The greatest Christmas present: being present

I know you know that Christmas can be stressful. Forget that, Christmas is stressful. In fact, hold on, has someone actually designed-in stress to Christmas as a way of making more money from us? Or is that a conspiracy theory too far? OK, so assuming no-one’s actually deliberately manipulating our stress levels against our will at Christmas, we’re probably more in control of the Christmassy goings on than we think.

Present-buying, late-night shopping, organising family events, friend get-togethers, work socials, Christmas dinner organising, cooking, hosting, present-giving, family tensions, and overindulging. All these things can be seen as standard stresses that we associate with Christmas but they’re also kind of restricted to just Christmas itself – like nothing else is quite like it for creating that nervous anxiety. So in today’s podcast, I want to talk about staying present at Christmas and keeping focused on the important things, so you don’t get washed away in a sea of unsatisfying busyness only to wake up on Boxing Day needing a serious holiday and wondering what the last few weeks have all been for.

My name’s Dr Paul Brewerton, the strengths guy, I help you get the best from your work life, and life life, every day by giving you tips and hints on staying authentic and true to who you are by knowing and playing to your strengths as often as possible. My podcasts are published every Monday morning in readiness for your commute to work. So let’s get to it.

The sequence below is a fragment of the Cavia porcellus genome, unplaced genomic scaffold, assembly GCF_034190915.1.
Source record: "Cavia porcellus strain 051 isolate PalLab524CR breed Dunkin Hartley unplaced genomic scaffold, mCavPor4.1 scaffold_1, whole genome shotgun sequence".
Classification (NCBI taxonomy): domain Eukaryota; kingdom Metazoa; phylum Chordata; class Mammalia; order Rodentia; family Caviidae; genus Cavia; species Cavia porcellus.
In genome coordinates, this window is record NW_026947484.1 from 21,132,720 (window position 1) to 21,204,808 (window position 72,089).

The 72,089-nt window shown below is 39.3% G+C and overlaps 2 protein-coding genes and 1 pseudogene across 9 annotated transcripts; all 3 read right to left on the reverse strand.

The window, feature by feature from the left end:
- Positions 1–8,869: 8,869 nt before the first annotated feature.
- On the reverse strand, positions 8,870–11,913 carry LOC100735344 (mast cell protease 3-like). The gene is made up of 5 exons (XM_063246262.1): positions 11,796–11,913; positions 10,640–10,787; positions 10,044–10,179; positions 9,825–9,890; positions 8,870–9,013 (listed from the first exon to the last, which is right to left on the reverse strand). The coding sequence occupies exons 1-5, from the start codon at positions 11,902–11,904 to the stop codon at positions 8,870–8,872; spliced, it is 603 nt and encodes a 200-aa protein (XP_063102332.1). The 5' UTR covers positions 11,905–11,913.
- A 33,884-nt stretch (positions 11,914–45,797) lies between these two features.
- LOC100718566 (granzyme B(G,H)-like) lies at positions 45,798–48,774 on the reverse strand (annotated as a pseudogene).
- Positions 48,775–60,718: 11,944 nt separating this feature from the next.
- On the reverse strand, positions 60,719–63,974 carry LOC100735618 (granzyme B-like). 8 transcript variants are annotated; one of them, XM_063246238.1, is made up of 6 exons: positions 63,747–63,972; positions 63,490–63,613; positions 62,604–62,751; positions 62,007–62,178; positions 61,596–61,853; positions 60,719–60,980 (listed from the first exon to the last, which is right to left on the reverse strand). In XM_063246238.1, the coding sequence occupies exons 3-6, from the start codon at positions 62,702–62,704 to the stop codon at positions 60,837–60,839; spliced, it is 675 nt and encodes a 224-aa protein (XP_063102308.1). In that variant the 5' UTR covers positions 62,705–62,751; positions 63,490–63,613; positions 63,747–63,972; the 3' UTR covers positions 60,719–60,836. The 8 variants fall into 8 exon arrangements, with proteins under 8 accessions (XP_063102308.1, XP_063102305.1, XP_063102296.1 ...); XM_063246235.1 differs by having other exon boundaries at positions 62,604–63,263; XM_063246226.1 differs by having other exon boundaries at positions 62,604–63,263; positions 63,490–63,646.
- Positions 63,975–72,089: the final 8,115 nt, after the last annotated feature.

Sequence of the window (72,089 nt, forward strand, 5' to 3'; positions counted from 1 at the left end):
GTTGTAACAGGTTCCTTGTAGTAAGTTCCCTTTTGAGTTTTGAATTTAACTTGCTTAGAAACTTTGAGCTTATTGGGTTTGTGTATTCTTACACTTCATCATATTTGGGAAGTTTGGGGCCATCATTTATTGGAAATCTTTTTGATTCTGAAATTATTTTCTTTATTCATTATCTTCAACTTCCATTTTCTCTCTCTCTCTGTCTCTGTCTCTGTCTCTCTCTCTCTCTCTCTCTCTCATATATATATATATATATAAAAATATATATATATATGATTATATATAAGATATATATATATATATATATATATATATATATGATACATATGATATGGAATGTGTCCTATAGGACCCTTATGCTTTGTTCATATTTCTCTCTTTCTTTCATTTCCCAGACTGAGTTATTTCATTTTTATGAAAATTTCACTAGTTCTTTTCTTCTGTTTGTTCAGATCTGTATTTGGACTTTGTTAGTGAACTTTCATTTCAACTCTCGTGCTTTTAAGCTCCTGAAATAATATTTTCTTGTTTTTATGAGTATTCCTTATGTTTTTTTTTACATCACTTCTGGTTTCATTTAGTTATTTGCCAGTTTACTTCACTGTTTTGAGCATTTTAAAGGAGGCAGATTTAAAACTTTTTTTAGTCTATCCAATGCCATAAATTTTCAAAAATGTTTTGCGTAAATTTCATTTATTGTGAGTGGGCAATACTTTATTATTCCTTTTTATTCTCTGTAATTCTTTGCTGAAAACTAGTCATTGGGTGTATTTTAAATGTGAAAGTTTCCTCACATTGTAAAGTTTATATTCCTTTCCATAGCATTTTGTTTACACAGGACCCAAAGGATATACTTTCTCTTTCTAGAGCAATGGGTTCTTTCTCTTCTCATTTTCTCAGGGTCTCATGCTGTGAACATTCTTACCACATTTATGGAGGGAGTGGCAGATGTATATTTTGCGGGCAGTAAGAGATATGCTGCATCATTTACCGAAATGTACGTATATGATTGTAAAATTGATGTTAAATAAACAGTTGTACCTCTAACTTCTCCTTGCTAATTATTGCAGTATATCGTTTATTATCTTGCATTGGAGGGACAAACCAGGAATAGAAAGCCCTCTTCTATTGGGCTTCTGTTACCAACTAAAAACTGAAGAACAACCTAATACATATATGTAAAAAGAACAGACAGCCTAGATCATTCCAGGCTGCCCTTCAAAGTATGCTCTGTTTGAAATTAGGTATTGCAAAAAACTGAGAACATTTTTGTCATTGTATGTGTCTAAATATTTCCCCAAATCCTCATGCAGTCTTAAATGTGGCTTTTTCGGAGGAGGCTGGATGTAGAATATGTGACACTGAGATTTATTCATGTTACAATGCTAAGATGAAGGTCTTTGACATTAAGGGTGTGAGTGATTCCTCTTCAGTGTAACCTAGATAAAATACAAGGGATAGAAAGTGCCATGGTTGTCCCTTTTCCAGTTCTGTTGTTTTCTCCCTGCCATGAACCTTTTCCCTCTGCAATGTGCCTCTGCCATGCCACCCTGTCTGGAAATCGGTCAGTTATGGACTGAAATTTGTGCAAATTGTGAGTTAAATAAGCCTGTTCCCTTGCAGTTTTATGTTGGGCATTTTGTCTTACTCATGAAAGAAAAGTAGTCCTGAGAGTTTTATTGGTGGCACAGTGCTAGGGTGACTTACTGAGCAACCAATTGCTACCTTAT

First of all, what is ‘being present’? People who meditate or do yoga will talk about being present as a desired state and is often one of the benefits of these practices – but whether you do yoga or meditate or do neither, being present is essentially about being in the moment, the here and now, not thinking about the past or the future of worrying about either but just noticing you, your surroundings and your emotions right here at this very moment in time. And it’s beneficial to get good at this – research tells us that people who more live in the moment more of the time tend to be happier, calmer, more relaxed and more appreciative and grateful for all that the world offers.